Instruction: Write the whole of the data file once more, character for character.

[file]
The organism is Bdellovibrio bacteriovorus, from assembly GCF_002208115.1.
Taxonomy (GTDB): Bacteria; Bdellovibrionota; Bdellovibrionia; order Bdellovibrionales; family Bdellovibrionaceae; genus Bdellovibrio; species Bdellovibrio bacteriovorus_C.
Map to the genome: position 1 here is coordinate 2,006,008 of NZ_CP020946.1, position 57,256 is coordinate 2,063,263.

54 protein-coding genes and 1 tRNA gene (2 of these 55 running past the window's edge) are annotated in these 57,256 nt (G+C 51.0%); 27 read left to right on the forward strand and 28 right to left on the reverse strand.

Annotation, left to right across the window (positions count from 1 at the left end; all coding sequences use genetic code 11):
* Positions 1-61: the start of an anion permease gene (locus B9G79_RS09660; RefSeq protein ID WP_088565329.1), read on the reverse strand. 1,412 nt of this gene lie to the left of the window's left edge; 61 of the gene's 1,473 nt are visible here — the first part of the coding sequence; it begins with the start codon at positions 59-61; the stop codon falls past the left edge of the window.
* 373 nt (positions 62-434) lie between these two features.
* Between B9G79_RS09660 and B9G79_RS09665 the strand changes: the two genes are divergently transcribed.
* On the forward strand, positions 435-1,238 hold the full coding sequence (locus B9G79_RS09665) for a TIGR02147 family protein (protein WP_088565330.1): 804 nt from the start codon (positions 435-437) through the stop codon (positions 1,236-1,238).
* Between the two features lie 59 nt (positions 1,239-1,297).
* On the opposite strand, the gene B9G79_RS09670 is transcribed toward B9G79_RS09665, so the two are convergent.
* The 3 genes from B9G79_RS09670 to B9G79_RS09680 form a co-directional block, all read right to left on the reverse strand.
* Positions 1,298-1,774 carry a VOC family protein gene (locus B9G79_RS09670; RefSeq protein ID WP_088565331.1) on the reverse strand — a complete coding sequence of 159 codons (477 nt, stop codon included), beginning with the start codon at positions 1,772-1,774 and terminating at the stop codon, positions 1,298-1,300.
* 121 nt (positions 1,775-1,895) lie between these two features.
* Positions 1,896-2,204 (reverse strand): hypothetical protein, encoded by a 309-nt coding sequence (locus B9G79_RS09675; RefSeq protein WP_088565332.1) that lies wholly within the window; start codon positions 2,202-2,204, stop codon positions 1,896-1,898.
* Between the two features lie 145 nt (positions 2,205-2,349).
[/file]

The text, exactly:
The organism is Bdellovibrio bacteriovorus, from assembly GCF_002208115.1.
Taxonomy (GTDB): Bacteria; Bdellovibrionota; Bdellovibrionia; order Bdellovibrionales; family Bdellovibrionaceae; genus Bdellovibrio; species Bdellovibrio bacteriovorus_C.
Map to the genome: position 1 here is coordinate 2,006,008 of NZ_CP020946.1, position 57,256 is coordinate 2,063,263.

54 protein-coding genes and 1 tRNA gene (2 of these 55 running past the window's edge) are annotated in these 57,256 nt (G+C 51.0%); 27 read left to right on the forward strand and 28 right to left on the reverse strand.

Annotation, left to right across the window (positions count from 1 at the left end; all coding sequences use genetic code 11):
* Positions 1-61: the start of an anion permease gene (locus B9G79_RS09660; RefSeq protein ID WP_088565329.1), read on the reverse strand. 1,412 nt of this gene lie to the left of the window's left edge; 61 of the gene's 1,473 nt are visible here — the first part of the coding sequence; it begins with the start codon at positions 59-61; the stop codon falls past the left edge of the window.
* 373 nt (positions 62-434) lie between these two features.
* Between B9G79_RS09660 and B9G79_RS09665 the strand changes: the two genes are divergently transcribed.
* On the forward strand, positions 435-1,238 hold the full coding sequence (locus B9G79_RS09665) for a TIGR02147 family protein (protein WP_088565330.1): 804 nt from the start codon (positions 435-437) through the stop codon (positions 1,236-1,238).
* Between the two features lie 59 nt (positions 1,239-1,297).
* On the opposite strand, the gene B9G79_RS09670 is transcribed toward B9G79_RS09665, so the two are convergent.
* The 3 genes from B9G79_RS09670 to B9G79_RS09680 form a co-directional block, all read right to left on the reverse strand.
* Positions 1,298-1,774 carry a VOC family protein gene (locus B9G79_RS09670; RefSeq protein ID WP_088565331.1) on the reverse strand — a complete coding sequence of 159 codons (477 nt, stop codon included), beginning with the start codon at positions 1,772-1,774 and terminating at the stop codon, positions 1,298-1,300.
* 121 nt (positions 1,775-1,895) lie between these two features.
* Positions 1,896-2,204 (reverse strand): hypothetical protein, encoded by a 309-nt coding sequence (locus B9G79_RS09675; RefSeq protein WP_088565332.1) that lies wholly within the window; start codon positions 2,202-2,204, stop codon positions 1,896-1,898.
* Between the two features lie 145 nt (positions 2,205-2,349).